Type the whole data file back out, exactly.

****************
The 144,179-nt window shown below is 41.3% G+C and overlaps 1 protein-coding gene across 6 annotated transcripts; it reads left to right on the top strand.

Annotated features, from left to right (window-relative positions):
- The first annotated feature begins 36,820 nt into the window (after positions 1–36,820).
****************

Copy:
The 144,179-nt window shown below is 41.3% G+C and overlaps 1 protein-coding gene across 6 annotated transcripts; it reads left to right on the top strand.

Annotated features, from left to right (window-relative positions):
- The first annotated feature begins 36,820 nt into the window (after positions 1–36,820).